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This is a self-funded case study using our Innovation Testing solution.
Ghosts, ghouls and ghastly candy galore. With the demand for candy surging during the Halloween season, confectionary manufacturers’ fight tooth and nail to get a slice of this lucrative market. The week of Halloween in the US is reported to account for a staggering 8% of yearly sales. This equates to approximately US$2.6 billion, moving 300,000 tons of candy or 2lbs per American. Spooky!
To celebrate the occasion, we thought it would be wicked to test 10 of the most indulgent and original Halloween candy innovations – and provide an answer as to which delighted consumers and which spooked them.
We use 3 ‘Cs’ to predict the in-market success of new product innovations:
The power of having a famous brand quickly became apparent when looking at the top performers. Original, newfangled products from less familiar brands fought for shelf space – and while they successfully attracted attention with unique ideas and distinctive packaging, they lacked the necessary substance to get people to consider them further.
Kit Kat launched one of the best performing Halloween innovations, staying true to its iconic milk chocolate wafer while incorporating a unique glow-in-the-dark wrapper. This worked two-fold: it offered a playful and fun twist for casual consumers, and a practical way to make Kit Kat a top-shelf trick-or-treat candy.
Hershey’s took a similar approach with its ‘Spooky Kisses’, substituting the individual chocolate wrappers for ones featuring Halloween iconography. This concept wasn’t nearly as distinctive however, with consumers not finding it to fully embrace the festive spirit. It was subsequently seen to lack difference versus other candies, and instead relied entirely on consumers’ existing goodwill toward the brand.
Trolli went in a different direction, choosing to release an original (and sour) take on a Halloween staple – Candy Corn. While this concept was highly distinctive, scepticism over the flavour combination – compounded by widespread negativity toward Candy Corn – hindered its overall success.
Several brands developed Halloween variants of familiar products, but those that incorporated seasonal elements – while retaining their distinctive branding properties – performed best. Sustained marketing investment paid off – making these brands synonymous with the festive occasion without having to reimagine their products from scratch.
Oreo leveraged its iconic blue packaging and archetypal shape to reinforce the same perceptions of sharing and indulgence that they are famous for. This aligned with the values people associate with the Halloween holiday, with the orange-coloured crème and spooky biscuit proving to be the most effective product concept of the season.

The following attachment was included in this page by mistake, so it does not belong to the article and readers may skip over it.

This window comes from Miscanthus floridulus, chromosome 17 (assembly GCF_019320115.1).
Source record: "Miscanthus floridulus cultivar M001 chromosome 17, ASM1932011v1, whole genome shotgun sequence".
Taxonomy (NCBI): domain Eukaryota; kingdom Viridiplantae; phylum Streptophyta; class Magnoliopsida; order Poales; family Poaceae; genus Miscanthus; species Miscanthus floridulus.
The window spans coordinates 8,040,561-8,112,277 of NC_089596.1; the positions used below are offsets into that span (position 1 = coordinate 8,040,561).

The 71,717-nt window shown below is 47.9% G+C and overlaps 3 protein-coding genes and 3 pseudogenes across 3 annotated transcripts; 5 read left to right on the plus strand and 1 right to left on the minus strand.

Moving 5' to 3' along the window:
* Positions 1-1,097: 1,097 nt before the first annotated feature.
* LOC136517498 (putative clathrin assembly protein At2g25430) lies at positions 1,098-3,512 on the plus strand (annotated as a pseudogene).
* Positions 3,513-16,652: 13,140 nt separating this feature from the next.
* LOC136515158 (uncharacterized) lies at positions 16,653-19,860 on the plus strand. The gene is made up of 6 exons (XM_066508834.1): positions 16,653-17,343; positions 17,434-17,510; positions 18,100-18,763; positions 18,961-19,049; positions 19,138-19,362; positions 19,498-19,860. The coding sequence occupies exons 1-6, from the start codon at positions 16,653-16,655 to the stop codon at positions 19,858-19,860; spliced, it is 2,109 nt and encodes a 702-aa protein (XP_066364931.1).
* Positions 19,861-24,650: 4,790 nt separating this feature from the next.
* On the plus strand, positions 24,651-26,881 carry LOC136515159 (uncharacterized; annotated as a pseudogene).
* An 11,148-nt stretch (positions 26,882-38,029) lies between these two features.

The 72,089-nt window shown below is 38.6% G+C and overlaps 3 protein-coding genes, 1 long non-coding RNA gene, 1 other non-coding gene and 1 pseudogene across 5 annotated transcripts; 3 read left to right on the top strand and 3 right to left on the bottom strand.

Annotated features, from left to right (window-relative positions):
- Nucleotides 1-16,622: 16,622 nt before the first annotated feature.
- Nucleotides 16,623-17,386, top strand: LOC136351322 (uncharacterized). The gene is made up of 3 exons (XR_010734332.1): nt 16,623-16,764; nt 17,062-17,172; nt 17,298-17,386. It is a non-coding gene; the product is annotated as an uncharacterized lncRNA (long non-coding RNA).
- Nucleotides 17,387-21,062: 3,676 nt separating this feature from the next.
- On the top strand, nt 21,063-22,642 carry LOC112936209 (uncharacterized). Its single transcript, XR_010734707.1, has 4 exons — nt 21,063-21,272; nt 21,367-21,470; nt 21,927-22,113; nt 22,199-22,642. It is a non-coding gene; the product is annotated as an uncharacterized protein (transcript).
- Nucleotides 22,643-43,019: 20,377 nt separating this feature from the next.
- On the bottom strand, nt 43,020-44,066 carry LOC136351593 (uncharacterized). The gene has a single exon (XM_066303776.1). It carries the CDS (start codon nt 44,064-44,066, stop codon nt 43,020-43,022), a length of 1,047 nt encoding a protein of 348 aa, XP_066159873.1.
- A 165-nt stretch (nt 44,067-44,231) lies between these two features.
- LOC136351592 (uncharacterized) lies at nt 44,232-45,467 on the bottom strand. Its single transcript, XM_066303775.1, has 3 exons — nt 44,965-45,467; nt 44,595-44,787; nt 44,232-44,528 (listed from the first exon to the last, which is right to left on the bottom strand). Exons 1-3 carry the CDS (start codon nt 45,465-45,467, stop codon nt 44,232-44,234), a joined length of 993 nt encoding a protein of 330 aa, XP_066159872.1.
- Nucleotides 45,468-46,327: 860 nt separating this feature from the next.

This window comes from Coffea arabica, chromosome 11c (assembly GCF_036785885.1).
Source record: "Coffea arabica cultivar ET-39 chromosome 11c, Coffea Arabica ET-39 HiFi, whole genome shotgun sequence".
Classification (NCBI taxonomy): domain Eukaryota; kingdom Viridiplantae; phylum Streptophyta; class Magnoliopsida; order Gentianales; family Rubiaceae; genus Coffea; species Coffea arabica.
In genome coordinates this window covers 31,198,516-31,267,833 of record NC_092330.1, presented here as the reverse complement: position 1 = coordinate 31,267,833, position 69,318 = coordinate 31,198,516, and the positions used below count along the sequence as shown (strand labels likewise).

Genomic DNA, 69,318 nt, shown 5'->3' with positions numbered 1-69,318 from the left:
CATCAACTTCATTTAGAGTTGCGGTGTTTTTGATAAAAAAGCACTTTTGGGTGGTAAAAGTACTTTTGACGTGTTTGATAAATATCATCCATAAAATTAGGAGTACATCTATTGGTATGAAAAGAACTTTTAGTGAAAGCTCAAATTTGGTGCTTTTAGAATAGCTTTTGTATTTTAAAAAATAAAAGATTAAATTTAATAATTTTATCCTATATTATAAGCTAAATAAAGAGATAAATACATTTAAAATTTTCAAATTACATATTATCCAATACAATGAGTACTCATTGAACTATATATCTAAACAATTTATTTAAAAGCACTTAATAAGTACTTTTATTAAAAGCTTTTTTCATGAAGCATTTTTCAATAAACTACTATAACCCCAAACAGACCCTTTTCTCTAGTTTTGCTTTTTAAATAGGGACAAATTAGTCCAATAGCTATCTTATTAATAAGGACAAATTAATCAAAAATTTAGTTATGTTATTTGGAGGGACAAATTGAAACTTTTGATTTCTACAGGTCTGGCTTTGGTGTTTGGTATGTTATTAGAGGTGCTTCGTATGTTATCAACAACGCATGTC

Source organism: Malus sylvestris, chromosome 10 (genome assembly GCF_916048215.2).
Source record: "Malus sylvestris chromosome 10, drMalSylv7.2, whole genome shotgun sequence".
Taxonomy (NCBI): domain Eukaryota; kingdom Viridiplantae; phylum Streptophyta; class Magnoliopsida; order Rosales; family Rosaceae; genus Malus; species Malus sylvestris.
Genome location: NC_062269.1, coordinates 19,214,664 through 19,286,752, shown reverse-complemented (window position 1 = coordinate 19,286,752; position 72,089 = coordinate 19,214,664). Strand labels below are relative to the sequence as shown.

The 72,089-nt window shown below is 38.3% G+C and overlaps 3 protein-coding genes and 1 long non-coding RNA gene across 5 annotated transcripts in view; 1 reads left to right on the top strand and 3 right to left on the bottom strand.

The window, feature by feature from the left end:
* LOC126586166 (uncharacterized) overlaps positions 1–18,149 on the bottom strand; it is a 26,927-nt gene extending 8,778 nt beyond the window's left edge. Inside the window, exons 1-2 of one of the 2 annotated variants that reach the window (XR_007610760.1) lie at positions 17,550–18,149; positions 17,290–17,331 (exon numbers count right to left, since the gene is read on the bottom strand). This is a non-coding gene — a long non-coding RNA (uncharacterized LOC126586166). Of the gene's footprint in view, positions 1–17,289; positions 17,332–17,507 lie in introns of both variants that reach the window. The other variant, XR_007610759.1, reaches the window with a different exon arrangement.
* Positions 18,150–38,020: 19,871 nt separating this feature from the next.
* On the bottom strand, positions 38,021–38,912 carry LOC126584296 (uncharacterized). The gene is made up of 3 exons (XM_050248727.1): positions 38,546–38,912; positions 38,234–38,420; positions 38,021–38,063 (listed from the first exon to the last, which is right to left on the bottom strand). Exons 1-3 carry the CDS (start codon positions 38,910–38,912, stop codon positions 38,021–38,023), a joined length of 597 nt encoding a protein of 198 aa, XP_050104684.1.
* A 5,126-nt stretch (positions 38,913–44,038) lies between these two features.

Peeps took a similar approach with a Halloween-inspired variation of its Easter marshmallows. However this concept was less successful, lacking synergy with the brand and conflicting with Easter associations and iconography. Peeps also lacked the necessary brand equity to carry what was considered to be a relatively mundane product.
Brands aiming to capitalise on Halloween must fully embrace the values associated with the occasion and be seen as genuine in their endeavours. Reese’s set the benchmark in this respect, having worked for many years to make their brand synonymous with the spooky holiday. Reese’s orange colour and pumpkin-themed products naturally give them a level of authenticity which is difficult for other brands to replicate, subsequently earning them the crown of the most ‘festive’ product.
Conversely, Kool-Aid’s Popping Candy aroused curiosity through its novel idea and eye-popping packaging, but the switch to “Ghoul-Aid” impeded its strongest asset. The product’s close similarities with Pop Rocks meant that the majority weren’t convinced enough by its benefits to give it a go.
While M&M’s Creepy Cocoa Crisp did little to recall Halloween iconography, its sales success was guaranteed by virtue of being a well-loved brand offering an appealing new flavour. However, it missed an opportunity to fully embrace the Halloween occasion to position the brand in a more unique way (and subsequently build longer-term predisposition).
Skittles’ ‘Rotten Zombies’ tried to ‘trick’ people with a foul-tasting candy, creating a high level of social noise and buzz in the process. However, the associations it triggered weren’t fluent with people’s perceptions of the brand, while the product’s lack of shareability meant it was seen to be little more than a novelty.
New product innovations at Halloween don’t need to be ‘spooky’ or rely on stereotypical themes to leverage the boons of the festive season. It was clear that trick-or-treating was not the only driver of sales, with a number of brands demonstrating that simply tweaking a product to embrace the Halloween festivities can be a highly successful strategy. Our testing revealed some other interesting insights that were too ghastly to share here, but if you dare get in touch and we would be happy to provide the full case study!